Carolyn Kaufman, PsyD's book, THE WRITER'S GUIDE TO PSYCHOLOGY: How to Write Accurately About Psychological Disorders, Clinical Treatment, and Human Behavior helps writers avoid common misconceptions and inaccuracies and "get the psych right" in their stories. You can learn more about The Writer's Guide to Psychology, check out Dr. K's blog on Psychology Today, or follow her on Facebook or Google+


Kristi Helvig said...

In grad school, I was the teaching assistant for the Rorschach (another well-known projective test), and have hundreds of TAT's and Rorschach's. I found them to be way more fascinating than the standardized tests (e.g. MMPI), because people couldn't "fake" it the way they could other tests. Their true issues always leaked out, and always reflected what was going on internally. My hubby and I even gave it to each other as part of an assessment class. It highlights that your perception of the world really does change based on your own processes. Great post!

Kristi Helvig said...

That should be "gave" hundreds of TAT's. The would be weird if I had hundreds of them-lol.

Claude Nougat said...

Excellent post, Carolyn, thanks for sharing the information!

Psychological insights into the life of writers help and illuminate our (peculiar)writer problems. And this in particular encourages us not to be afraid of pursuing our fixed ideas (at least it's encouraging me...)

Just one point more related to the creative writing life: I find that writing short stories is the best way to exorcize ghosts and push them in a corner. Kill your characters, turn them into villains! Very therapeutic and a huge relief for the author! Also very useful: because if you do this sort of thing in a novel, it can be terribly time consuming before you reach that freedom from fixations! Whereas in a short story, it's done in a thousand words, maybe two thousand but certainly not 60 to 80,000! Time (and energy) saved!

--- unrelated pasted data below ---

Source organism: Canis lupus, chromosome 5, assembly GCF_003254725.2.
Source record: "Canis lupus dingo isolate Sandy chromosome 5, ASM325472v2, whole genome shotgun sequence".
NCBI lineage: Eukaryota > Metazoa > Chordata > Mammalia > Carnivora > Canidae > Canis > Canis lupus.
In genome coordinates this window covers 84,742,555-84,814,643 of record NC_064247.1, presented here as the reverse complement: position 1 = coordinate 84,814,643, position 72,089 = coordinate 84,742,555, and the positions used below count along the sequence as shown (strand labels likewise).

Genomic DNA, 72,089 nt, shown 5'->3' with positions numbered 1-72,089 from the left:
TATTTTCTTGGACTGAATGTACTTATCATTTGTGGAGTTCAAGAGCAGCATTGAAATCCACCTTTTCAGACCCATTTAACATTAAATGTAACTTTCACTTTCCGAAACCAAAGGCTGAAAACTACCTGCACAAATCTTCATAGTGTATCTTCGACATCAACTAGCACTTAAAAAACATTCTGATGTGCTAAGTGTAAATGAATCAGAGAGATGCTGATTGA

leannesype said...

I love love love this post! Everyone has a story to tell full of trials and tribulations, celebrations and victories. It's in the telling of our stories through whatever form of prose is our own that we connect with one another on a human, heart to heart level.

I think you are right that we shouldn't avoid wrapping our narrative into our characters. In fact, I truly believe the best writing comes from the rawest part of ourselves. Expressing that rawness through fictional characters and story lines is not just therapeutic for the writer, but also for the reader who connects with and relates to the emotions and life-themes threaded through out the prose.

It may be a rocky road... the hero and the author will overcome-and so will the reader who is traveling the same road.

Love it. Fantastic post!

LauraD said...

Such a great take on infusing your own personal drama into one's fiction writing. After having finished a memoir, I'm now embarking on a fictional story, mostly because it's "too close to home" to write as fiction, and I want to take some of my own psychological fears, project them onto the main character, exaggerate them and ... like you said ... see where it takes me. Does the heroine become a villianess, or does she triumph?